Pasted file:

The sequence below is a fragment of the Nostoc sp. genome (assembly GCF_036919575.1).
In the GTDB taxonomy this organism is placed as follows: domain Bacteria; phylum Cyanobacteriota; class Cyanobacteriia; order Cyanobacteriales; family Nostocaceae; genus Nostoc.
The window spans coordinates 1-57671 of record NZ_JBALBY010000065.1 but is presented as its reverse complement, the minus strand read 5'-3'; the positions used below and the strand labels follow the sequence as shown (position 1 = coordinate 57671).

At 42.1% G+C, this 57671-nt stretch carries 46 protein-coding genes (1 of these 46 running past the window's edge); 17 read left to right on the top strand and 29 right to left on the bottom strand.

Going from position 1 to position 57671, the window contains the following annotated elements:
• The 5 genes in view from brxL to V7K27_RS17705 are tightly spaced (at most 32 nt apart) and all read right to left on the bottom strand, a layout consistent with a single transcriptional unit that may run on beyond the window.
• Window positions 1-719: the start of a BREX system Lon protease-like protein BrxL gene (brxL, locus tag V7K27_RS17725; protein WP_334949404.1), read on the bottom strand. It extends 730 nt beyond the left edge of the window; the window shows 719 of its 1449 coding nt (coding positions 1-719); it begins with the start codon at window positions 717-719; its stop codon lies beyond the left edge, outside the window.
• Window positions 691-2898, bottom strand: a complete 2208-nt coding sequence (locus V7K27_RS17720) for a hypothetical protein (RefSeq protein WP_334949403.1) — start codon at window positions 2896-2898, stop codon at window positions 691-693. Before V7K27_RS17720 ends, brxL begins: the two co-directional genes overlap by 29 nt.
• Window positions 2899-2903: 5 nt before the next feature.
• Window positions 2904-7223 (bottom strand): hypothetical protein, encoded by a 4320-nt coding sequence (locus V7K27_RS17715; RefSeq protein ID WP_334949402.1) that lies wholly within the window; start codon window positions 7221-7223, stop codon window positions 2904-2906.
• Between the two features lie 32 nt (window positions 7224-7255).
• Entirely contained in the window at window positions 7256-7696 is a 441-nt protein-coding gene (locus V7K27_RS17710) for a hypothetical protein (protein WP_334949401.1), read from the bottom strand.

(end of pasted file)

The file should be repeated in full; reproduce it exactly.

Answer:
The sequence below is a fragment of the Nostoc sp. genome (assembly GCF_036919575.1).
In the GTDB taxonomy this organism is placed as follows: domain Bacteria; phylum Cyanobacteriota; class Cyanobacteriia; order Cyanobacteriales; family Nostocaceae; genus Nostoc.
The window spans coordinates 1-57671 of record NZ_JBALBY010000065.1 but is presented as its reverse complement, the minus strand read 5'-3'; the positions used below and the strand labels follow the sequence as shown (position 1 = coordinate 57671).

At 42.1% G+C, this 57671-nt stretch carries 46 protein-coding genes (1 of these 46 running past the window's edge); 17 read left to right on the top strand and 29 right to left on the bottom strand.

Going from position 1 to position 57671, the window contains the following annotated elements:
• The 5 genes in view from brxL to V7K27_RS17705 are tightly spaced (at most 32 nt apart) and all read right to left on the bottom strand, a layout consistent with a single transcriptional unit that may run on beyond the window.
• Window positions 1-719: the start of a BREX system Lon protease-like protein BrxL gene (brxL, locus tag V7K27_RS17725; protein WP_334949404.1), read on the bottom strand. It extends 730 nt beyond the left edge of the window; the window shows 719 of its 1449 coding nt (coding positions 1-719); it begins with the start codon at window positions 717-719; its stop codon lies beyond the left edge, outside the window.
• Window positions 691-2898, bottom strand: a complete 2208-nt coding sequence (locus V7K27_RS17720) for a hypothetical protein (RefSeq protein WP_334949403.1) — start codon at window positions 2896-2898, stop codon at window positions 691-693. Before V7K27_RS17720 ends, brxL begins: the two co-directional genes overlap by 29 nt.
• Window positions 2899-2903: 5 nt before the next feature.
• Window positions 2904-7223 (bottom strand): hypothetical protein, encoded by a 4320-nt coding sequence (locus V7K27_RS17715; RefSeq protein ID WP_334949402.1) that lies wholly within the window; start codon window positions 7221-7223, stop codon window positions 2904-2906.
• Between the two features lie 32 nt (window positions 7224-7255).
• Entirely contained in the window at window positions 7256-7696 is a 441-nt protein-coding gene (locus V7K27_RS17710) for a hypothetical protein (protein WP_334949401.1), read from the bottom strand.